Health%20Affairs%202006%20Milstien - M a r k e t Wat c h M...

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MarketWatch The Impact Of Globalization On Vaccine Development And Availability Investing in “weapons of mass protection” has payoffs throughout the world, in both developing and wealthy countries. by Julie B. Milstien, Miloud Kaddar, and Marie Paule Kieny ABSTRACT: Globalization is likely to affect many aspects of public health, one of which is vaccine-preventable communicable diseases. Important forces include increased funding initiatives supporting immunization at the global level; regulatory harmonization; wide- spread intellectual property rights provisions through the World Trade Organization agree- ments; the emergence of developing-country manufacturers as major players in vaccine supply; and the appearance of new communicable disease threats, including those poten- tially linked to bioterrorism. All of these forces can affect, either positively and negatively, the development and availability of vaccines. Harnessing these will be a challenge for policymakers and immunization stakeholders. [ Health Affairs 25, no. 4 (2006): 1061– 1069; 10.1377/hlthaff.25.4.1061] G lobalization can be defined as the “process of denationalization of markets, laws, and politics in the sense of interlacing peoples and individuals for the sake of the common good.” 1 Economic globalization, characterized by increasing cross-border flows of goods, services, capital, people, and information is a critical determi- nant of globalization’s impact on health. 2 There are many studies on the conse- quences of globalization on availability of pharmaceutical products. 3 This paper focuses specifically on the effects, both positive and negative, globalization has on development of and access to vaccines to prevent communica- ble diseases. First we provide examples of how globalization affects the dissemination and prevention of communicable diseases. We next illustrate the impact of vaccines on public health and provide an overview of the trends inthevaccinemarket .Weanalyzetheimpact of some of the forces generated by globaliza- tion on vaccine availability, and we conclude with some suggestions as to how to handle these forces in ways that will improve vaccine availability and thus public health. Globalization And Public Health n Patterns of communicable diseases. The experience of recent decades has clearly shown the impact of globalization on the dis- semination of communicable disease. The in- crease in air travel has resulted in the spread of malaria to a Geneva postal carrier, of polio- HEALTH AFFAIRS ~ Volume 25, Number 4 1061 DOI 10.1377/hlthaff.25.4.1061 ©2006 Project HOPE–The People-to-People Health Foundation, Inc. Julie Milstien ( is an adjunct associate professor at the Center for Vaccine Development, Department of Geographic Medicine, at the University of Maryland School of Medicine; she is based in Montpellier, France. Miloud Kaddar is a health economist in the Department of Immunization, Vaccines, and Biologicals, World Health Organization (WHO), in Geneva, Switzerland. Marie Paule Kieny is director of the WHO Initiative for Vaccine Research, also in Geneva.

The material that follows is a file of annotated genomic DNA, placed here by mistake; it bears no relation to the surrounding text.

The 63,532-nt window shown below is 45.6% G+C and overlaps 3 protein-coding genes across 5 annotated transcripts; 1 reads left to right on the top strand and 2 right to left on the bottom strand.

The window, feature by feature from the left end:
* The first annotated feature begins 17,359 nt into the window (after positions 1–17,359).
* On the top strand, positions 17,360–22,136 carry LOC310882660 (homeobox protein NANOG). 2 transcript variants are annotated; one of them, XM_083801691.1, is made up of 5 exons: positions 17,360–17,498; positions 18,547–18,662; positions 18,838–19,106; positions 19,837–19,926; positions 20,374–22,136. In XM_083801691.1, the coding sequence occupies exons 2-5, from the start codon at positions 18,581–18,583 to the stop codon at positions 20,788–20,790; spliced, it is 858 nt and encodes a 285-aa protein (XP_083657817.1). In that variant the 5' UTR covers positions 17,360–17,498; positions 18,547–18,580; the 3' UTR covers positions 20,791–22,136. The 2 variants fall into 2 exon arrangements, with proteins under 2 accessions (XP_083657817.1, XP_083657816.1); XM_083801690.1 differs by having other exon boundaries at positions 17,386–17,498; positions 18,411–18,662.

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This note was uploaded on 02/13/2010 for the course ANT 4930 taught by Professor Young during the Spring '10 term at University of Florida.

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Health%20Affairs%202006%20Milstien - M a r k e t Wat c h M...

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